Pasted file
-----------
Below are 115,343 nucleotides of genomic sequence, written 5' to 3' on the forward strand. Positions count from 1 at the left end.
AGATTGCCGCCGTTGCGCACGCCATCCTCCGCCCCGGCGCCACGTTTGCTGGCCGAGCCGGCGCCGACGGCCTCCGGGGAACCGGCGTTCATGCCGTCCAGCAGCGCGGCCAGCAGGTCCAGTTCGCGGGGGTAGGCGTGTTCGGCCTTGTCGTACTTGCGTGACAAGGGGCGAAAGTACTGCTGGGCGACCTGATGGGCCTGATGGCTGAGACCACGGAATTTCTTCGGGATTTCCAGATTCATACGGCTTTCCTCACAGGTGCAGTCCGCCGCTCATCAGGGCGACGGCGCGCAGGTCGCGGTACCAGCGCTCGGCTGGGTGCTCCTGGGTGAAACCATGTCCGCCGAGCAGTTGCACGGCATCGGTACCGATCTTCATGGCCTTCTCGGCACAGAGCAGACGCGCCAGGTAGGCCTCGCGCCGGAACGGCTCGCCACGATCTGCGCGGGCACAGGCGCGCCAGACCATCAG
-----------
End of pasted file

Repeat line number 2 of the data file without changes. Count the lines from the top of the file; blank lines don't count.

AGATTGCCGCCGTTGCGCACGCCATCCTCCGCCCCGGCGCCACGTTTGCTGGCCGAGCCGGCGCCGACGGCCTCCGGGGAACCGGCGTTCATGCCGTCCAGCAGCGCGGCCAGCAGGTCCAGTTCGCGGGGGTAGGCGTGTTCGGCCTTGTCGTACTTGCGTGACAAGGGGCGAAAGTACTGCTGGGCGACCTGATGGGCCTGATGGCTGAGACCACGGAATTTCTTCGGGATTTCCAGATTCATACGGCTTTCCTCACAGGTGCAGTCCGCCGCTCATCAGGGCGACGGCGCGCAGGTCGCGGTACCAGCGCTCGGCTGGGTGCTCCTGGGTGAAACCATGTCCGCCGAGCAGTTGCACGGCATCGGTACCGATCTTCATGGCCTTCTCGGCACAGAGCAGACGCGCCAGGTAGGCCTCGCGCCGGAACGGCTCGCCACGATCTGCGCGGGCACAGGCGCGCCAGACCATCAG